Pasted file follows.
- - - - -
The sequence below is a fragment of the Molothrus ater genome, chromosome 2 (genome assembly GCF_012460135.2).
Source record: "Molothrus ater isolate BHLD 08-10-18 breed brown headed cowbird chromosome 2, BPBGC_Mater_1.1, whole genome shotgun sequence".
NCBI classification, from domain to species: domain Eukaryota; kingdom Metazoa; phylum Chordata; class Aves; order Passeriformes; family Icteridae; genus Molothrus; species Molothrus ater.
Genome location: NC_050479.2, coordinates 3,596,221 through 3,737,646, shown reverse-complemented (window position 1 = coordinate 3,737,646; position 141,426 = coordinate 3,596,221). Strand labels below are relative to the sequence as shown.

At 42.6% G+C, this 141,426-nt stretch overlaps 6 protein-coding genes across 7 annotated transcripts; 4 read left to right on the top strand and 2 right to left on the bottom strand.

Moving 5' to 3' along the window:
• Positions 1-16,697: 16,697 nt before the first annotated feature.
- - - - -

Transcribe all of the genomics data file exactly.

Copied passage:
The sequence below is a fragment of the Molothrus ater genome, chromosome 2 (genome assembly GCF_012460135.2).
Source record: "Molothrus ater isolate BHLD 08-10-18 breed brown headed cowbird chromosome 2, BPBGC_Mater_1.1, whole genome shotgun sequence".
NCBI classification, from domain to species: domain Eukaryota; kingdom Metazoa; phylum Chordata; class Aves; order Passeriformes; family Icteridae; genus Molothrus; species Molothrus ater.
Genome location: NC_050479.2, coordinates 3,596,221 through 3,737,646, shown reverse-complemented (window position 1 = coordinate 3,737,646; position 141,426 = coordinate 3,596,221). Strand labels below are relative to the sequence as shown.

At 42.6% G+C, this 141,426-nt stretch overlaps 6 protein-coding genes across 7 annotated transcripts; 4 read left to right on the top strand and 2 right to left on the bottom strand.

Moving 5' to 3' along the window:
• Positions 1-16,697: 16,697 nt before the first annotated feature.